An interesting article titled “Reputation of Oral and Maxillofacial Surgery in the UK:the patients’ perspective,” appears in the 2015 British Journal of Oral and Maxillofacial Surgery (vol. 53, pp. 321–325) and written by M. Abu -Serriah and et al. The article seeks to explore the reputation of oral and maxillofacial surgery (OMFS). The authors state
“One of these is the fact that professional reputations are gifted by salient stakeholders rather than being controlled directly by the professionals themselves, and an important group of stakeholders that has been reported (in publications on professions in medicine) to cause feelings of deprofessionalisation is made up of patients.”
In the U.K. the OMFS has shifted to a medical base. OMFS overlaps with other surgical specialties, such as plastic surgery, ear, nose, and throat (ENT), and dentistry. Patients and the public can be confused by the inconsistent use of names, since OMFS is sometimes referred to as oral surgery, oral and facial surgery, and oral and craniomaxillo-facial surgery. The authors conducted focus groups of 5 to 10 patients and lasting no more than 90 minutes to gain insights into their perception of OMFS. A total of 17 patients participated in such focus groups.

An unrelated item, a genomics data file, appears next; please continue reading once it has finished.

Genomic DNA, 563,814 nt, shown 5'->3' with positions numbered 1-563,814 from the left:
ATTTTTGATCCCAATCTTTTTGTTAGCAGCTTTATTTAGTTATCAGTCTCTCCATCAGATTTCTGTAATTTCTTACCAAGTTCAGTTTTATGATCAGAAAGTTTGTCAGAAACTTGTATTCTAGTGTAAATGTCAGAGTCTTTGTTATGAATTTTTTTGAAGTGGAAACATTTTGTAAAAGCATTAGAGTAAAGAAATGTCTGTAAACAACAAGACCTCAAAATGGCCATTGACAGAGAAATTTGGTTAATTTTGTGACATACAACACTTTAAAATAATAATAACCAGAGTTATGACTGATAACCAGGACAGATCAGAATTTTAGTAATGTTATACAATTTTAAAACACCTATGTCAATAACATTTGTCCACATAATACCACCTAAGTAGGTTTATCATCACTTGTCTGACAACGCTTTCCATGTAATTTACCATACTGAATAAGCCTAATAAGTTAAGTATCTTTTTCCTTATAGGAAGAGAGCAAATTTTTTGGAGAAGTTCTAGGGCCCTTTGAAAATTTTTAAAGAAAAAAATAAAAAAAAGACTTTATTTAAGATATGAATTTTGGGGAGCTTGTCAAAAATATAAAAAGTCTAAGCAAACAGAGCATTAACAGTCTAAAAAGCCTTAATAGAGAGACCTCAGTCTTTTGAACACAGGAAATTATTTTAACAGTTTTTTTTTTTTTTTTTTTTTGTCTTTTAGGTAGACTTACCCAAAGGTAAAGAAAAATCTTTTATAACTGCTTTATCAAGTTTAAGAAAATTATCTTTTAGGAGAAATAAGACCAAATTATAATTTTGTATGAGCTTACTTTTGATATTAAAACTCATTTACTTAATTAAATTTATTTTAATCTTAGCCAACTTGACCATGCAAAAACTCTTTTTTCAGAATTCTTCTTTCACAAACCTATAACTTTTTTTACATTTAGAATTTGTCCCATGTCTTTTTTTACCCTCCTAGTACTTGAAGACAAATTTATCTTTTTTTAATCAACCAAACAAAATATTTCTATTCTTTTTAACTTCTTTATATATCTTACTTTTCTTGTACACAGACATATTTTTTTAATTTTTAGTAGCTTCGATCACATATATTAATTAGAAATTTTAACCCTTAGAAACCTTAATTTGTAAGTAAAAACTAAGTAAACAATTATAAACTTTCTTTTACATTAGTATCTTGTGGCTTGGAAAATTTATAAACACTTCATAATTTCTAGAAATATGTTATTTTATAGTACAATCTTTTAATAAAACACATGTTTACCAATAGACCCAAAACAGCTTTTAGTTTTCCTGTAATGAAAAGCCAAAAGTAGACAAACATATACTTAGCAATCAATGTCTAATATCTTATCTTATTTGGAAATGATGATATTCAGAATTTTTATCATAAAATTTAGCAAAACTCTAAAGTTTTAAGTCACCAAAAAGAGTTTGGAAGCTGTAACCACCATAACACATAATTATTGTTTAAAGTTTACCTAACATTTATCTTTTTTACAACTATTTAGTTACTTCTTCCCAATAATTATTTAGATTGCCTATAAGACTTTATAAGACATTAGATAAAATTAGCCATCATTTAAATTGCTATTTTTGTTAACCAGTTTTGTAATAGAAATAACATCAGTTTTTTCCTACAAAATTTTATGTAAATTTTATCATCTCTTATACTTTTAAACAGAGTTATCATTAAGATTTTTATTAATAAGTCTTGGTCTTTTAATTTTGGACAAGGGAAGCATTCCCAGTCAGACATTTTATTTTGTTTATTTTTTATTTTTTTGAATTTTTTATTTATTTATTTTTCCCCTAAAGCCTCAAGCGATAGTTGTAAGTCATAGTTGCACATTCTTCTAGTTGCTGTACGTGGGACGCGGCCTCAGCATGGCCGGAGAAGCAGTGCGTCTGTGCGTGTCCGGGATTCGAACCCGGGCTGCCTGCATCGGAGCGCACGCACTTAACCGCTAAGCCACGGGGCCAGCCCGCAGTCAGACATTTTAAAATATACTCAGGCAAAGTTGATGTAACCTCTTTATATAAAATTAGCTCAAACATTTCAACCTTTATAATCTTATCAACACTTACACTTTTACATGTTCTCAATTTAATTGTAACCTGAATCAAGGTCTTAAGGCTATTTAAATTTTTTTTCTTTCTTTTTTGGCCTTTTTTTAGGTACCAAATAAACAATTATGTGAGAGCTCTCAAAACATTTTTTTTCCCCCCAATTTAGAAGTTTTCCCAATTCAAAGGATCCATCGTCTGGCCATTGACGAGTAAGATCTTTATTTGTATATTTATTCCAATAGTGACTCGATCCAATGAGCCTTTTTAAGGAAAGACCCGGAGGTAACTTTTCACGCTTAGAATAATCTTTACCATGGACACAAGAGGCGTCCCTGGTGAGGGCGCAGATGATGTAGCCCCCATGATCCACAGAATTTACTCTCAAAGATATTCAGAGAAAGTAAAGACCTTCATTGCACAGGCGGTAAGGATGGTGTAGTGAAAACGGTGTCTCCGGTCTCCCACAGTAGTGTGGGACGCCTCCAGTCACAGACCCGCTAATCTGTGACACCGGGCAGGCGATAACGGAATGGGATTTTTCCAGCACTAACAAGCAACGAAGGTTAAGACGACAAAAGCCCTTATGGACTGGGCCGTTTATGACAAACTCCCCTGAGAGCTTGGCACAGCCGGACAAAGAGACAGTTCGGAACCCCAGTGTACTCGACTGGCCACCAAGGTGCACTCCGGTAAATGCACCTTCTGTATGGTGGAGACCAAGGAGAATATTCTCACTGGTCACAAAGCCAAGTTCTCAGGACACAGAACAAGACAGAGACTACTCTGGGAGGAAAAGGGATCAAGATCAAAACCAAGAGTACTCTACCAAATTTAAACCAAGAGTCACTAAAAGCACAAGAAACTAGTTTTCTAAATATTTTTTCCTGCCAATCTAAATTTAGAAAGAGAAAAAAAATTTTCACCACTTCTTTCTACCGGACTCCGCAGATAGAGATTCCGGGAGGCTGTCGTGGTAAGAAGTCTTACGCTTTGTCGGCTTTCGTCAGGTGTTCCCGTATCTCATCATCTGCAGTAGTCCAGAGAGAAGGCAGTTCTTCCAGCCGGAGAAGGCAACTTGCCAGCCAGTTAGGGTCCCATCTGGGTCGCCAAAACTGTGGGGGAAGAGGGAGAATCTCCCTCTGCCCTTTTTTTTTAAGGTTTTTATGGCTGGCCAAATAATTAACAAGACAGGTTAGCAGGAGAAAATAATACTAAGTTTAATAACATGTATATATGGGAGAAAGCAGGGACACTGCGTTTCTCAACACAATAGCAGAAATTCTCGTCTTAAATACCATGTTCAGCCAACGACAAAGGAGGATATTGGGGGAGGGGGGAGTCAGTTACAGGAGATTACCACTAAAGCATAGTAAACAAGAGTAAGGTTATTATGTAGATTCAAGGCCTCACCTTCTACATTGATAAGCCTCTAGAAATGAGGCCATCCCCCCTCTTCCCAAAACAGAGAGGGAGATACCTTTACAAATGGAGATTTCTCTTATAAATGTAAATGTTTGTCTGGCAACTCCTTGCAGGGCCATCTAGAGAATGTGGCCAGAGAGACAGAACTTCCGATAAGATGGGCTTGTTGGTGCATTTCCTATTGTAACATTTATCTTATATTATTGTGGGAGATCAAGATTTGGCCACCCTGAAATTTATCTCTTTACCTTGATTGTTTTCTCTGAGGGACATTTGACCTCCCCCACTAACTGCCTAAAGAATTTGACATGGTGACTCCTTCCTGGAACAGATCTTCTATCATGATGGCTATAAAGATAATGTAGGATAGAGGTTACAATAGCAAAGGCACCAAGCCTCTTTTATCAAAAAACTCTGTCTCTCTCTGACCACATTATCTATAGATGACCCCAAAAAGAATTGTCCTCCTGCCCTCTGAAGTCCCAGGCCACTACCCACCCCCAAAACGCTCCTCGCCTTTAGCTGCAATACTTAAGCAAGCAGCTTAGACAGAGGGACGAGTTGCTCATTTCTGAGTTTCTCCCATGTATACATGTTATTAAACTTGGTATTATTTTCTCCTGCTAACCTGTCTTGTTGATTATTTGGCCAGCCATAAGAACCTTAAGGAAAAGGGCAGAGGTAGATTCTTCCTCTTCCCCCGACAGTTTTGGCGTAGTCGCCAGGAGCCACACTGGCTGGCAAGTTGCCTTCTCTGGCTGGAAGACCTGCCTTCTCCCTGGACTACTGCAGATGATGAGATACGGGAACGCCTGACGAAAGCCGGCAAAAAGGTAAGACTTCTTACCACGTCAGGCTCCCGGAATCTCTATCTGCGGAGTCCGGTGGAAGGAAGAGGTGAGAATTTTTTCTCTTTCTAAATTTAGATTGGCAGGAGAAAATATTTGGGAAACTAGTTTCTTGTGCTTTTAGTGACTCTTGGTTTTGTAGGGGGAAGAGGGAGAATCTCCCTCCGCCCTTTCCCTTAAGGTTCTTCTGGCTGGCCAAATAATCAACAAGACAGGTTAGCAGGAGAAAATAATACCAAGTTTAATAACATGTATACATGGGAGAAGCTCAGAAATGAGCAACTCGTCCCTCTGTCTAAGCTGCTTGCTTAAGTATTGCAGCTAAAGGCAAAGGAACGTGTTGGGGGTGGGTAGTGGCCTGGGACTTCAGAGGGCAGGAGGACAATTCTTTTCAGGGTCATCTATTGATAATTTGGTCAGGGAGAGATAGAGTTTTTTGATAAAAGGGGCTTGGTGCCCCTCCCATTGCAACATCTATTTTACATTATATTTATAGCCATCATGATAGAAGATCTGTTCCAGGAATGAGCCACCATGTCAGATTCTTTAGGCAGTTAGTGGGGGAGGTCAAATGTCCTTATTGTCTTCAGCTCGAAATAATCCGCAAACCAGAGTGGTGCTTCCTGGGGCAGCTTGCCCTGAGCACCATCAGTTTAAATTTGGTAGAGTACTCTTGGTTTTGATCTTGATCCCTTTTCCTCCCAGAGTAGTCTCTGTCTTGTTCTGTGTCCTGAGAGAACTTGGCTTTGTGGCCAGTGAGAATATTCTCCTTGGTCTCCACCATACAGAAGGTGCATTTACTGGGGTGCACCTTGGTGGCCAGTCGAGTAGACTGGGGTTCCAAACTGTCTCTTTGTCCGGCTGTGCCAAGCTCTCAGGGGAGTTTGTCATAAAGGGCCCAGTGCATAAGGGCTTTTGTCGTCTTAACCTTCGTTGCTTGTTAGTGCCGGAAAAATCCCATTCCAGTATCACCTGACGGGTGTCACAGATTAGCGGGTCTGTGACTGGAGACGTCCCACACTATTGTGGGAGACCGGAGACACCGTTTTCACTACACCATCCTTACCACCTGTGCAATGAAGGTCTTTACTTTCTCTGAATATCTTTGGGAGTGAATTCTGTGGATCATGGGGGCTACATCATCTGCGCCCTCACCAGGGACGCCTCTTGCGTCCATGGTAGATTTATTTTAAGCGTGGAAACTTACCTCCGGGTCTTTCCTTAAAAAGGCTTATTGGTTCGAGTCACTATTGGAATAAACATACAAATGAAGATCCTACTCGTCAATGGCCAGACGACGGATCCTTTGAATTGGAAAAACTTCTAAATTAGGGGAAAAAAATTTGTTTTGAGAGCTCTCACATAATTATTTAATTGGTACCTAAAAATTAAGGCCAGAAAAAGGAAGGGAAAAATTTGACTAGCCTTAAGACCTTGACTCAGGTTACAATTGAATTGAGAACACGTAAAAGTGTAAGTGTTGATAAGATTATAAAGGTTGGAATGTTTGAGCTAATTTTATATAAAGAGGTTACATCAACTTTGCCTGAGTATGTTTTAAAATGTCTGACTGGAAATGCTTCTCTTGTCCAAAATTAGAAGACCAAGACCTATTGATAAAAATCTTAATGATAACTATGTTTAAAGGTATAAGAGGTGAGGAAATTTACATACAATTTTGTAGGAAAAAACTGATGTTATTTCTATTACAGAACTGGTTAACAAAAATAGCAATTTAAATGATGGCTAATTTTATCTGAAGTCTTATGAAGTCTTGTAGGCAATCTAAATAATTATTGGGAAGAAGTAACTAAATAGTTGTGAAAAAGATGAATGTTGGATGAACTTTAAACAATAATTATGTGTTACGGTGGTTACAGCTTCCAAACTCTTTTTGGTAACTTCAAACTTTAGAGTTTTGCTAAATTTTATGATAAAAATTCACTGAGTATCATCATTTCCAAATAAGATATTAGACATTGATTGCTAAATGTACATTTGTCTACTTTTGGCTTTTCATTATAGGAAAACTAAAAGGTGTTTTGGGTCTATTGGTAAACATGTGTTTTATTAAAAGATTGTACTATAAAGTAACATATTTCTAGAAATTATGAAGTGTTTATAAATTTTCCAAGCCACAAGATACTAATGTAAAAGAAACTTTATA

Some things pointed out in the focus groups include the matter of consistency. The scope of practice of OMFS is not always clear and the name of the specialty should be user friendly. The patients viewed OMFS being associated with dentistry as negative as they tended to think more highly of doctors. Several patients felt that coordination between OMFS and adminstrative and other medical groups influenced their perception of quality of care and reputation. In addition those in the focus group felt the internet can have an impact on the reputation of the profession and as such efforts to provide patients with high quality information should be explored.
The authors state
“We propose 2 potential strategies to manage reputation. The first, a “preventive” or “pre-emptive” approach, is designed to raise awareness. The second, a “reactive strategy”, is designed to deal with reputational and public relationship problems when they arise, and is perhaps the commonest approach currently adopted by medical organisations.”
The authors feel that reputation is increasingly important and are interested in improving the reputation of oral and maxillofacial surgery.